but consistently what ? is the question
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Golden Maverick
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#612
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#612
(Original post by vienna95)
He has committed US industry to reducing emissions relative to economic growth by 18% by 2012. He has said additional measures will be implemented if this is not achieved.
US Congress has also urged the Bush administration to consider an alternative global strategy to Kyoto that would be inclusive of both developed and developing nations.

http://www.eceee.org/latest_news/200...20020215.lasso
Under these plans, the targets (not mandatory it seems) it is as you say tied to GDP rise. So, in 2003 US GDP growth was 3.1%

1.9 trillion tons 2002
Taking the GDP in 2002 and using a 3% growth rate (pretty average), if they meet their targets the output will be:
2.2 trillion tons 2012
So an outright increase of 300 billion tons
(figures from http://www.interexlebanon.com/)

Compare this to the UK targets under the kyoto agreement - an aim to reduce CO2 emissions 20% below 1990 levels by 2010, NOT linked to GDP.

Given the US produced 36% of the worlds greenhouse gases in 1990, this watered down system they are proposing is laughable compared to what other countries have promised.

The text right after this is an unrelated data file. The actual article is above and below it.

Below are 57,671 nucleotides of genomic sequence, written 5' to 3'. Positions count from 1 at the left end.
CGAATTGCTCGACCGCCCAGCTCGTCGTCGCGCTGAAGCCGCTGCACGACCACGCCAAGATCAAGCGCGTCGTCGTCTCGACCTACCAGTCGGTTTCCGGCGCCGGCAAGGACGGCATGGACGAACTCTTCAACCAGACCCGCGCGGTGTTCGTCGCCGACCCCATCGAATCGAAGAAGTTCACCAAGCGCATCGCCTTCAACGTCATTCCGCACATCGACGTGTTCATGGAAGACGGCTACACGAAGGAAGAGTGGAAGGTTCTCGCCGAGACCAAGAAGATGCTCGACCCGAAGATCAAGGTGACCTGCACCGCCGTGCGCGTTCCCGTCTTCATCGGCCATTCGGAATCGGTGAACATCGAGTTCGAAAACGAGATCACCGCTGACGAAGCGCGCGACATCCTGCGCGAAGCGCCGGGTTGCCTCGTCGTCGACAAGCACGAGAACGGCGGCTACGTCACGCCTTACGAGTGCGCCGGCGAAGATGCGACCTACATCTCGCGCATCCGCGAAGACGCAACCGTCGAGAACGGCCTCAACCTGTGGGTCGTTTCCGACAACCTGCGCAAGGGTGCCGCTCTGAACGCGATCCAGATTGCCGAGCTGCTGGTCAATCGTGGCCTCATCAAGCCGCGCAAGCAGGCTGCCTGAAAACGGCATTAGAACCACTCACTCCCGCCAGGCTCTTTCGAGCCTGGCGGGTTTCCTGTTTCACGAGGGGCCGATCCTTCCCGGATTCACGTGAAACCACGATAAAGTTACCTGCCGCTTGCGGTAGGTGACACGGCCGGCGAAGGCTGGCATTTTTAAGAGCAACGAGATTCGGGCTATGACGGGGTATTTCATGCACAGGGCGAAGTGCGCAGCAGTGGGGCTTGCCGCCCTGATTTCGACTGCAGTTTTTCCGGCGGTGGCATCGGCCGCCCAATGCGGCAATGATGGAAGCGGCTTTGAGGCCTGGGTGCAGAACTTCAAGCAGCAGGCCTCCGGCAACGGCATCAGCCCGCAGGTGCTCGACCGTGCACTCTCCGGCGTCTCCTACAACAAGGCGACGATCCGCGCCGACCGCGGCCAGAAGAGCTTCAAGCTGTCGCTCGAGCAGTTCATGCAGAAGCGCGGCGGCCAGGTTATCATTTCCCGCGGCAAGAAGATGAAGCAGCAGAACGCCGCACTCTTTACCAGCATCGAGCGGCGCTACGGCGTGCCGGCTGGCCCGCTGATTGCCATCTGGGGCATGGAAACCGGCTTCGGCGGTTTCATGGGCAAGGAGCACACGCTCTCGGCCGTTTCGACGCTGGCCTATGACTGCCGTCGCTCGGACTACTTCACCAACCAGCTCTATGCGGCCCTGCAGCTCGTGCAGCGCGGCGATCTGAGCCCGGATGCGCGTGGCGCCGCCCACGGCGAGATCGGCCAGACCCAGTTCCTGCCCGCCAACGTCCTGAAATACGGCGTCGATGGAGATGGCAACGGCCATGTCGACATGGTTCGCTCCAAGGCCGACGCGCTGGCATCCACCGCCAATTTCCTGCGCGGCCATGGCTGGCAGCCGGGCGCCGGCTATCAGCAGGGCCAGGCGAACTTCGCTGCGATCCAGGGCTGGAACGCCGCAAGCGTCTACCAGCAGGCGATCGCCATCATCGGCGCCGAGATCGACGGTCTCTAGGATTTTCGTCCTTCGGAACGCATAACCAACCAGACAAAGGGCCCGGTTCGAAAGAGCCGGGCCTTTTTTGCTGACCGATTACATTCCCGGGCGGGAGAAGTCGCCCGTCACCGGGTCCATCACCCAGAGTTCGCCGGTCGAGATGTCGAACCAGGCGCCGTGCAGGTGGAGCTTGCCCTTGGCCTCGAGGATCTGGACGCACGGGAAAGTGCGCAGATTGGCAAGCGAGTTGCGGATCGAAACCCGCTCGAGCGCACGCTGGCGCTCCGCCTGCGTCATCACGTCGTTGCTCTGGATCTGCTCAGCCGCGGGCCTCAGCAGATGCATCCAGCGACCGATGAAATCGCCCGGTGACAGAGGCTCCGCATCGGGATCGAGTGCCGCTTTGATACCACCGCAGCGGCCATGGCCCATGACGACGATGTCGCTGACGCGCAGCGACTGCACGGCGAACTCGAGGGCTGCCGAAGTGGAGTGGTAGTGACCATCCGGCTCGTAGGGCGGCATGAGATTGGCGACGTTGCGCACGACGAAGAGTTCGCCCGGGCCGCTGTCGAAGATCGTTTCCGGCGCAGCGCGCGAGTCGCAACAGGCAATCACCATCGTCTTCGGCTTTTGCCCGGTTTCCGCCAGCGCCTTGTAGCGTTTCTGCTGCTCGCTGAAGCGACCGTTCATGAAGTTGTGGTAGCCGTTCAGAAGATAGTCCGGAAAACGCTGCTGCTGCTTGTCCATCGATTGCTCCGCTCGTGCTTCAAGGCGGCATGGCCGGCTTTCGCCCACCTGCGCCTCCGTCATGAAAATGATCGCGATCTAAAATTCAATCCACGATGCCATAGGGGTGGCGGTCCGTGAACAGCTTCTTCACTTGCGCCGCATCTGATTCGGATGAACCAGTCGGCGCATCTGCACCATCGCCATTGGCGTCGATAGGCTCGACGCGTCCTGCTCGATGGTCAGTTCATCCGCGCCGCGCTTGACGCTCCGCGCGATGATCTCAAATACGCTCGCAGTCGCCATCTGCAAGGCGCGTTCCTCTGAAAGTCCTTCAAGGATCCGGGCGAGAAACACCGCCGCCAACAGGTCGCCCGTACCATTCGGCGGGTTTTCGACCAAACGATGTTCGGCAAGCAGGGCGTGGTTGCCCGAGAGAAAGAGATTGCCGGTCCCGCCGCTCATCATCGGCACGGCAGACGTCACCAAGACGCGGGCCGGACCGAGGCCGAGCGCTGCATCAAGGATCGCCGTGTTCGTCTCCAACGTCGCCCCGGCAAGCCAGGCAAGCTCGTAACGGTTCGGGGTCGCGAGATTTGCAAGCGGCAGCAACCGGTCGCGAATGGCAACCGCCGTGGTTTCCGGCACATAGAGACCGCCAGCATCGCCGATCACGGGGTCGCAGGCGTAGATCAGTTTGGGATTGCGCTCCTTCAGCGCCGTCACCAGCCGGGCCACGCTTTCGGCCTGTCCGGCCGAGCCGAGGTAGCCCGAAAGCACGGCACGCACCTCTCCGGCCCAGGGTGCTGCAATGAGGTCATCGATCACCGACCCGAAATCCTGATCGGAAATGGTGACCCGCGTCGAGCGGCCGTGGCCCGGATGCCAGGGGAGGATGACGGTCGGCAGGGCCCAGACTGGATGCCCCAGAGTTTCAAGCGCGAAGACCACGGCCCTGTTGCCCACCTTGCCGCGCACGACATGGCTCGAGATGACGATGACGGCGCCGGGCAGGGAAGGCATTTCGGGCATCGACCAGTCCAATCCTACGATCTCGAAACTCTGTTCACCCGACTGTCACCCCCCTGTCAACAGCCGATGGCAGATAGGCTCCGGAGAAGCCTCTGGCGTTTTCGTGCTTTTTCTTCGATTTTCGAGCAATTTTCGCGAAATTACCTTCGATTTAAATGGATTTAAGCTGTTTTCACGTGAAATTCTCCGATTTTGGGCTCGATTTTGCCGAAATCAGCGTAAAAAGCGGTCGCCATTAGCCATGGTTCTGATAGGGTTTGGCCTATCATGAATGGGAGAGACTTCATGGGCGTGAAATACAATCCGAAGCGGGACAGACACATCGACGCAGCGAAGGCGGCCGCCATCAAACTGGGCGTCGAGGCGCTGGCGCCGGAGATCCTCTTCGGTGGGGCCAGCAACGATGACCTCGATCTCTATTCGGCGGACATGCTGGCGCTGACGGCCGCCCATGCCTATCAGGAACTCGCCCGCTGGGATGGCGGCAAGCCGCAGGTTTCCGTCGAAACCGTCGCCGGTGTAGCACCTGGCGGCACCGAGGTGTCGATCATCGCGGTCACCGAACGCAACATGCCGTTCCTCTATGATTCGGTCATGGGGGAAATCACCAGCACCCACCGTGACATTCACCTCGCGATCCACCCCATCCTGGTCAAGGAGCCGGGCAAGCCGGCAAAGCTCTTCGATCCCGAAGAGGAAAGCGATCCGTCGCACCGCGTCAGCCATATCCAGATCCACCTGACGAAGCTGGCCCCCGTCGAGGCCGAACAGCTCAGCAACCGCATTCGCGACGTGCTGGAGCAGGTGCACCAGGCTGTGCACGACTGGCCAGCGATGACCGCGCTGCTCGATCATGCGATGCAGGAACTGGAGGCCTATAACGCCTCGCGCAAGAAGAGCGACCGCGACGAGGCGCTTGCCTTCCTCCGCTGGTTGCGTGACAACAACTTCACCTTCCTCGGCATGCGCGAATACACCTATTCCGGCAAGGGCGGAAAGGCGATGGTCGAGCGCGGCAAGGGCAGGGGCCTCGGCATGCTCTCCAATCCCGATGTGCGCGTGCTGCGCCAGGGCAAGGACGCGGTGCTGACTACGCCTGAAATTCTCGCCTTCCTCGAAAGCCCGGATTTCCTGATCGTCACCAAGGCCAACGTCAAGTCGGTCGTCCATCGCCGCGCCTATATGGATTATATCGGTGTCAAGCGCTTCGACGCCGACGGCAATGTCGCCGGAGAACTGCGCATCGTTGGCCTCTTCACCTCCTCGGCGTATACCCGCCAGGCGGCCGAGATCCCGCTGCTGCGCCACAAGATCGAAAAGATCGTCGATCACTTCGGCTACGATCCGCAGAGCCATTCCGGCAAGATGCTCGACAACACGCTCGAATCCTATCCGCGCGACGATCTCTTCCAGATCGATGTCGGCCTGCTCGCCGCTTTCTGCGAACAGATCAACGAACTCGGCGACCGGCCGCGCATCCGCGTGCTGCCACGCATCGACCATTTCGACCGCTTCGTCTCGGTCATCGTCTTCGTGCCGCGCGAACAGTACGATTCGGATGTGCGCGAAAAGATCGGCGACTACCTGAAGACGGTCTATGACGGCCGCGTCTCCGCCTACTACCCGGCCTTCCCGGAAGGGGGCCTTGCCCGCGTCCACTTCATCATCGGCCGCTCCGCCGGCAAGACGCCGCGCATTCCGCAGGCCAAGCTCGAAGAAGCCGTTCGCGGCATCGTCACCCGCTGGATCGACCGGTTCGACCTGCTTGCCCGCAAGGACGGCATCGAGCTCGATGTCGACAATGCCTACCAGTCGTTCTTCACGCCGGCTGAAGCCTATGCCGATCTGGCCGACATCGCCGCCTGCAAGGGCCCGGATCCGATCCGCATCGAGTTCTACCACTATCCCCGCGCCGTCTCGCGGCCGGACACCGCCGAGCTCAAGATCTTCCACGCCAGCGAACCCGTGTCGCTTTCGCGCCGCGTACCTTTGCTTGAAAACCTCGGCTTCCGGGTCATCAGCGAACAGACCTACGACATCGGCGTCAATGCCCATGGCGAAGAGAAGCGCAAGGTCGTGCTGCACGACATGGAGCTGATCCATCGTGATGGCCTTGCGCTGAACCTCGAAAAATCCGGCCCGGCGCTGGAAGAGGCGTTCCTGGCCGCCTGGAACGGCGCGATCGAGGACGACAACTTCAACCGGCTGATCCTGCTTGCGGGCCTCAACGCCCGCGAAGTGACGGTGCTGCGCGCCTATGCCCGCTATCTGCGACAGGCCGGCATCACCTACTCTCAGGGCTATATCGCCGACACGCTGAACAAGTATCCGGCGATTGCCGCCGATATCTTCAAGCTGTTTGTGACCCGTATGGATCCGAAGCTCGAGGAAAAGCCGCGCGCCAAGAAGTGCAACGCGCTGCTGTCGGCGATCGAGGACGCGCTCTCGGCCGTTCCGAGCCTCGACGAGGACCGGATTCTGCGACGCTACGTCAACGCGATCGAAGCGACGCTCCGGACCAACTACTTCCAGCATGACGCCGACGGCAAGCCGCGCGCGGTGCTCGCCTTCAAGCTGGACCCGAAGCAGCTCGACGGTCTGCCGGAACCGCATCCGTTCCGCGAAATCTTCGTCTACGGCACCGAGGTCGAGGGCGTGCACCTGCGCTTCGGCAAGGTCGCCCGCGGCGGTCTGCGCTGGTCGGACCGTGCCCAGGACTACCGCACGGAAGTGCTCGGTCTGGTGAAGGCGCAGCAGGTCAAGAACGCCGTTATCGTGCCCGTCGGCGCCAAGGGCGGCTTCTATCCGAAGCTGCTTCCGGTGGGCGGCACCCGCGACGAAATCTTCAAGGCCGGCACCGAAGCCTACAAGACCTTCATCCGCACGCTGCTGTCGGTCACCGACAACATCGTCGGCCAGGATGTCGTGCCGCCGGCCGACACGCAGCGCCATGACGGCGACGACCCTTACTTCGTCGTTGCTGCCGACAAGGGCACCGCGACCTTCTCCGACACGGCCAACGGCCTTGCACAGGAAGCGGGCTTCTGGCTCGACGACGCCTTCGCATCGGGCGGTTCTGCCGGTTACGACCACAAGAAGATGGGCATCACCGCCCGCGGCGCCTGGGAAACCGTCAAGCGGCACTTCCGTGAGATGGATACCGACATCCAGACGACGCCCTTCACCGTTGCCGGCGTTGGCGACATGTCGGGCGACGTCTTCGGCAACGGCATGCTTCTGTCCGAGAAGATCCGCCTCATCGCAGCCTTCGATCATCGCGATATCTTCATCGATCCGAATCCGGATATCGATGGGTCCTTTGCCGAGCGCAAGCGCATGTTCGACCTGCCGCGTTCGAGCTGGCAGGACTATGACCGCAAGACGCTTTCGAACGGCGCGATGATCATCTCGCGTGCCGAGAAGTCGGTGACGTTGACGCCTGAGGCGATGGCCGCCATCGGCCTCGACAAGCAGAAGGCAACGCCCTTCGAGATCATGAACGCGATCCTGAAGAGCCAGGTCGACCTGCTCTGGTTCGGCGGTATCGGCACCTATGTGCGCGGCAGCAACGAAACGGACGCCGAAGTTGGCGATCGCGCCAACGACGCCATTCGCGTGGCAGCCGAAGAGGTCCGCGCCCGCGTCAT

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material breach
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#613
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#613
(Original post by Golden Maverick)
Under these plans, the targets (not mandatory it seems) it is as you say tied to GDP rise. So, in 2003 US GDP growth was 3.1%

1.9 trillion tons 2002
Taking the GDP in 2002 and using a 3% growth rate (pretty average), if they meet their targets the output will be:
2.2 trillion tons 2012
So an outright increase of 300 billion tons
(figures from http://www.interexlebanon.com/)

Compare this to the UK targets under the kyoto agreement - an aim to reduce CO2 emissions 20% below 1990 levels by 2010, NOT linked to GDP.

Given the US produced 36% of the worlds greenhouse gases in 1990, this watered down system they are proposing is laughable compared to what other countries have promised.
Very good post!
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Jamie
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#614
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#614